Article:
From Athens: The Human Face of the Refugee Crisis

The EU is currently faced with an unprecedented influx of war affected refugees and migrants from Africa and Asia. Greece and Italy, as first entry points, find themselves in situations that they only experienced during the Second World War. Both these countries are worried about the social and economic impact of the current situation.

Not without delay and with dissenting voices, the EU is finalizing a plan to offer the protection and shelter to the refugees knocking at its doors, and rightfully so. After all, historically Europe has been bidding farewell to its emigrating children and welcoming new immigrants on its soil. Today, as Europe faces this massive influx of people and as thousands of lives are being lost at sea, it is time to act fast, to provide a chance of a better life for those in need and also to tackle the root causes of this tragedy.

But who are these people who desperately and at the risk of their lives, swim to the Aegean shores of Greece, literally half drowned, or arrive at the Sicilian coasts stacked like bulk merchandise in sinking ships?

I spent several days in makeshift temporary refugee camps in Athens, where hordes of Syrian, Afghani, Pakistani and Bangladeshi families, having just arrived from the islands, await to get a valuable train ticket North. Although I was prepared to face desperately angry faces or hopeless souls, I was met with hope, determination, discipline, kindness and numerous smiles. I met with families who look only ahead, having left the memories of war or terror behind, and are determinedly seeking a better life.

Most of them have been traveling for over a month, having taken planes, trains, busses, boats, walked and even swam... Some told me they had travelled on horseback, as well. So they have done it all, along with children of all ages, even newborn babies. Their main hope is to head to Germany, that is the most sought after destination, at least to those that I spoke with. They only carry with them a few bags but their hearts are filled with hope for a better future. I cannot stress enough how humbled I have felt when I realized how polite, appreciative and warm all these people are. I expected them to be frustrated and angry. Instead, they chose to be positive and hopeful. They even offered to share with me their warm tea and wet wipes, whatever they had at that moment.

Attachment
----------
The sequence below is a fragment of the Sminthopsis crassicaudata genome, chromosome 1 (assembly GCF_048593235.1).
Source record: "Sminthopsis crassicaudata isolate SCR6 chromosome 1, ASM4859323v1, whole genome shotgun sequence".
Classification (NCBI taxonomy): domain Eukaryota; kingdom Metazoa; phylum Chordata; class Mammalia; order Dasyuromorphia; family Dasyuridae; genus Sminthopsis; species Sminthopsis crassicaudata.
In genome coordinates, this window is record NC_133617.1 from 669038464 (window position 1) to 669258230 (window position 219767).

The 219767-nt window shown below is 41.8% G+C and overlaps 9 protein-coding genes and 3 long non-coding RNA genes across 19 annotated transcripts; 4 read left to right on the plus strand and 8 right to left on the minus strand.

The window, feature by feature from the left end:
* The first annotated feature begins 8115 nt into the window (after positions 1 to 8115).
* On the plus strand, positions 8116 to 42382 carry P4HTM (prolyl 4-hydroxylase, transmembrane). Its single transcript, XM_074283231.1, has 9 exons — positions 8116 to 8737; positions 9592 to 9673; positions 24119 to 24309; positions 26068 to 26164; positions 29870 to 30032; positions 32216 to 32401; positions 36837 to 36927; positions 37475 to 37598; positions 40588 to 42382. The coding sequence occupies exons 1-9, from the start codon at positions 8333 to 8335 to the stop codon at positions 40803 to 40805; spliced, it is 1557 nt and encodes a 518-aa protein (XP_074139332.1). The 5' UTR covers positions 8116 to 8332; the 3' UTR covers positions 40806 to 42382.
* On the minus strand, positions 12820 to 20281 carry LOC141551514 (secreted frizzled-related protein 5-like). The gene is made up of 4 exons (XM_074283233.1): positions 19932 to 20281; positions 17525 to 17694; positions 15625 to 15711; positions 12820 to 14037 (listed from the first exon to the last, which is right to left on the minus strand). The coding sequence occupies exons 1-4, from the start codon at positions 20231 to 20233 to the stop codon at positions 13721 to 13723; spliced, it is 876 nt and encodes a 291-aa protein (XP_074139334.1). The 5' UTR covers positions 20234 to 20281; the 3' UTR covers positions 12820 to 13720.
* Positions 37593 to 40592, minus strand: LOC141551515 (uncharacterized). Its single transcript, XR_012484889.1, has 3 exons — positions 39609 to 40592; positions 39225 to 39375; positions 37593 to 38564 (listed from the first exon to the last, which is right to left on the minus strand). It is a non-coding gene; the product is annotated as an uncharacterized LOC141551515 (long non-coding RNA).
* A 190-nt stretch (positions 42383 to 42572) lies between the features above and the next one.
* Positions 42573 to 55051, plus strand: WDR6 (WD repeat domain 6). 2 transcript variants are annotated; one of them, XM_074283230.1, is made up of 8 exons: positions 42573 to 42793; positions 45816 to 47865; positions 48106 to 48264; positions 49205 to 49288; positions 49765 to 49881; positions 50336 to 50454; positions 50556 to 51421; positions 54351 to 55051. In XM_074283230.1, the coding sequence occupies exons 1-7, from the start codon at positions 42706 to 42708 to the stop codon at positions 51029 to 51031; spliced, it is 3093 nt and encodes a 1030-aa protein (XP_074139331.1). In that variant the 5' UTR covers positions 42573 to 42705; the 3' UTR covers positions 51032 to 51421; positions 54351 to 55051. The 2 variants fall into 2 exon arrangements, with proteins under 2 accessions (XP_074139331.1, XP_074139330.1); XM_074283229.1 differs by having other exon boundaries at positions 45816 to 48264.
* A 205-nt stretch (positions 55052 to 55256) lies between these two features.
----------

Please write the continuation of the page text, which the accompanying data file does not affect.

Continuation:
Most local residents in the areas where these refugees camp out are very caring and bring them food, clothes and whatever else they can to make them more comfortable for the time being. Others, on the other hand, are angry and upset to see their neighborhood turn into a dirty camp site.

I hope that the images that I am sharing will stress that, beyond numbers and nationalistic egos, we should pause for a moment and look at these faces. They are human beings just like us who happened to be born in the "wrong" place at the "wrong time." They deserve a better future, just like everyone else, and I don't blame them for trying. On the contrary, I admire them very much.

The following photos were taken on Sep 11th, 12th and 14th at Plateia Viktorias (Victoria Square) in the centre of Athens.

You can view more of Margarita's work on her website: www.margaritamavromichalis.com

  • Margarita Mavromichalis
  • Margarita Mavromichalis
  • Margarita Mavromichalis
  • Margarita Mavromichalis
  • Margarita Mavromichalis
  • Margarita Mavromichalis
  • Margarita Mavromichalis
  • Margarita Mavromichalis
  • Margarita Mavromichalis
  • Margarita Mavromichalis
  • Margarita Mavromichalis
  • Margarita Mavromichalis